Thesaurus Placeholder

I also use placeholders to signal the need to use a thesaurus. These are placeholders when I have a specific word or phrase in mind, but I can only think of near equivalents. Instead of wasting time trying to get the perfect phrase (for a first draft no less), I use placeholders to describe the phrase I want even if I can’t put my finger on it in the moment of writing.

One case where I used a thesaurus placeholder for was when I was trying to describe how my character was getting worn down like a rock in a river. I was specifically thinking about the harshness of water refinement where all rough edges of a rock are worn away by repeated encounters with rushing water, but my description of such a comparison was long, clunky, and didn’t portray the spirit of the event as much as I wanted, but I could not for the life of me get the water/rock/refinement/character weariness to all work together. So I placeholdered the spot with something like [when the water hits rock lots and makes it smoooooth]. With this description, I knew the sensation I was trying to capture, and I could wrestle with the exact language later, preferably not during a first draft.

I ended up taking that section out of the story, so spending 20 minutes trying to figure it out while I was drafting would not only have been a progress-halter, but also a waste of time for something I would later cut.

Editor Placeholders

The last way I use placeholders is for notes to my future editor self. Sometimes I will be writing a scene, and I know it’s not working out for some reason like timing, tension, the emotions. Perhaps I’ve noticed an inconsistency with the character and the way they respond to certain things, or I’ve noticed that the plot isn’t advancing quickly enough, or that the character with a broken arm last chapter is now lifting buses with an injury.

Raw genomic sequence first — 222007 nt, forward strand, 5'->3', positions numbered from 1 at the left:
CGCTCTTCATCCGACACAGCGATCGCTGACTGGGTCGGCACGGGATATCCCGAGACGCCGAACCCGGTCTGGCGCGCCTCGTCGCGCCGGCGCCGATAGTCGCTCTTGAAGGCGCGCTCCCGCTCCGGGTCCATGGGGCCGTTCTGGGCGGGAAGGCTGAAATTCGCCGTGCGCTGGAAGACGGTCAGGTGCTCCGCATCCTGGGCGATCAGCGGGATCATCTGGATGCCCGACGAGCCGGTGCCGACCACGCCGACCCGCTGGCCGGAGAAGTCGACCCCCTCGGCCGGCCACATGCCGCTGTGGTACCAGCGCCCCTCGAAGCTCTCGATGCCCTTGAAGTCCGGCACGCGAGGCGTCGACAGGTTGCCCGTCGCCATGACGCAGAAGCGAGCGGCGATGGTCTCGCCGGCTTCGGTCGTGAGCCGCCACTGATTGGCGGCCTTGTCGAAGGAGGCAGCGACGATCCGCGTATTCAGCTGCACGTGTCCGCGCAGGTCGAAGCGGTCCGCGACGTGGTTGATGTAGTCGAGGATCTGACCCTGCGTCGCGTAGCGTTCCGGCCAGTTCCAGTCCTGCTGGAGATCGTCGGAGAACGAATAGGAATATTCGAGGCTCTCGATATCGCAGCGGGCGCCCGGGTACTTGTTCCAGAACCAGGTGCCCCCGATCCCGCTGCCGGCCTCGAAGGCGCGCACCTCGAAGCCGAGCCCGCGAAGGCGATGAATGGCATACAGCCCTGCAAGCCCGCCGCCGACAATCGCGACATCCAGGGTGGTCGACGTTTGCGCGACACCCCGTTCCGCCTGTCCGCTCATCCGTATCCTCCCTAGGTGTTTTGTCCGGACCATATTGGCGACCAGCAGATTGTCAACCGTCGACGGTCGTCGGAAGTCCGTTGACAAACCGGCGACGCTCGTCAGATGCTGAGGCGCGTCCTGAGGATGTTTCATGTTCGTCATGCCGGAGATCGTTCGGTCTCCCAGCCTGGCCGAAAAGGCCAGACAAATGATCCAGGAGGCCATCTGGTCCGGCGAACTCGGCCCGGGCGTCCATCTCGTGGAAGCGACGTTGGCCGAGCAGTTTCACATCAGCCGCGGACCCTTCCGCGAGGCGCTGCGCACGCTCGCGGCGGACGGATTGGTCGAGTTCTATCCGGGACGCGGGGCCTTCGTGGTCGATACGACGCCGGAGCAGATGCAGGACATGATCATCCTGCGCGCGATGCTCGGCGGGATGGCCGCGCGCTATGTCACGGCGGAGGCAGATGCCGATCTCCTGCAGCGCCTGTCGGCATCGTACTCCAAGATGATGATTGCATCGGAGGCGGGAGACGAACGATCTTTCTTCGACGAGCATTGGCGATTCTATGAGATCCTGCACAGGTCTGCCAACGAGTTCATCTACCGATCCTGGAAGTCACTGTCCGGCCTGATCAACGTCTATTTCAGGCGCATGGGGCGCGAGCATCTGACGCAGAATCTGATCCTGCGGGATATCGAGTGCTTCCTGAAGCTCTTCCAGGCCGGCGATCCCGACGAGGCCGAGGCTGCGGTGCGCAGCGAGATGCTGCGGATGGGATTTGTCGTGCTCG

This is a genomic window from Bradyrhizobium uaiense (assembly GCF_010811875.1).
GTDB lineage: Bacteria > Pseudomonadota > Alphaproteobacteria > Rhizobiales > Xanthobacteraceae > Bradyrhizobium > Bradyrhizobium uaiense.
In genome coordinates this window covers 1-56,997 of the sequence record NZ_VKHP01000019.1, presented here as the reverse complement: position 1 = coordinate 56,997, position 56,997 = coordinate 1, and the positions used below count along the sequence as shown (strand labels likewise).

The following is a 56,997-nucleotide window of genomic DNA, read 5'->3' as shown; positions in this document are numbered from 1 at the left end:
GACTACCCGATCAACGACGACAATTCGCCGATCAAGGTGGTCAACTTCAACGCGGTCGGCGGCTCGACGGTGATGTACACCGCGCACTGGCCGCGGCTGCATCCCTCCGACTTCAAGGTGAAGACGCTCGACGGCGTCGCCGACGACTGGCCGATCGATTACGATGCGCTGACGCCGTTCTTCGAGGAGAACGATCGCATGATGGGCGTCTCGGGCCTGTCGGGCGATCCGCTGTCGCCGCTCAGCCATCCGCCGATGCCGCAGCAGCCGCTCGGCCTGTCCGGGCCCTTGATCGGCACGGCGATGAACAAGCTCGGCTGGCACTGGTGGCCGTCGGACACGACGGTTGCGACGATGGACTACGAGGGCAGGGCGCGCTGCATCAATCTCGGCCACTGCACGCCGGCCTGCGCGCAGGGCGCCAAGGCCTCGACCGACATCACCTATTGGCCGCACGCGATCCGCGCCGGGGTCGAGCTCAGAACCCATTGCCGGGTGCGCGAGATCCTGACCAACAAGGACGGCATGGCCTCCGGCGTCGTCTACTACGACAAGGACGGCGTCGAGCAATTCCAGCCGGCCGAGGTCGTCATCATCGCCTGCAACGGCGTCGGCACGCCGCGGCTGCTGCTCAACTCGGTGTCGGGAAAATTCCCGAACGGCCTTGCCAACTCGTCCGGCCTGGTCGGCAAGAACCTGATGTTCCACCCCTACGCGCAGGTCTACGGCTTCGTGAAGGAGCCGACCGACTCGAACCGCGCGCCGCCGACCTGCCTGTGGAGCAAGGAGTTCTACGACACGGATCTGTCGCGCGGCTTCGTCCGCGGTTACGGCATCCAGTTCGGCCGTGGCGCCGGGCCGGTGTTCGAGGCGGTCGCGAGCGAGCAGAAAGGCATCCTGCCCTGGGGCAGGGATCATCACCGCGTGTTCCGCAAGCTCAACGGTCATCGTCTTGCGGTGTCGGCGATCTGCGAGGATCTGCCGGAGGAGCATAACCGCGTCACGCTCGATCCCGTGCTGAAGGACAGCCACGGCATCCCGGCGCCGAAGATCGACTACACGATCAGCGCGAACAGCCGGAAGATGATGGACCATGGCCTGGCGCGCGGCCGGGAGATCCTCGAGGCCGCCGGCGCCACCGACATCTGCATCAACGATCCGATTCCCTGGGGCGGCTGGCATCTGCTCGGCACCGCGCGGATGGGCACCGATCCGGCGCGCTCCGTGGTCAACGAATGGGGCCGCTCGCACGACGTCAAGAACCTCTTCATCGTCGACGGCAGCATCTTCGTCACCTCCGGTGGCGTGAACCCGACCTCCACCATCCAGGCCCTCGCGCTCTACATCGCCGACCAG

Sometimes I leave these placeholders because I get excited for what’s happening and I can’t help but leave a margin note for my later self. Whatever the case, these editor note placeholders don’t so much aid the drafting process as they do signal specific events or ideas that I should focus on as an editor.

Obviously, I have a love for placeholders of all kinds. These little notes to myself about character names, scenes I haven’t written, words I can’t quite describe, and messages to editor me all help me through the drafting process faster by keeping my writing stops to a minimum. They boost my first draft productivity while leaving room and reminders of the things I will need to fix or research for my second draft.

Today I’ve highlighted the pros of using placeholders to prevent stalling during the first draft writing. Do you use placeholders in your writing? When do you most use them?

2 thoughts on “Using [Placeholders] to Speed Up Your Writing

  1. I use them and also found it really helped. The most common usage for me is for character names, but I’ve done a little bit of the other types of placeholding you’ve described (and could probably stand to do that more often, honestly).


Leave a Reply

Fill in your details below or click an icon to log in: Logo

You are commenting using your account. Log Out /  Change )

Google photo

You are commenting using your Google account. Log Out /  Change )

Twitter picture

You are commenting using your Twitter account. Log Out /  Change )

Facebook photo

You are commenting using your Facebook account. Log Out /  Change )

Connecting to %s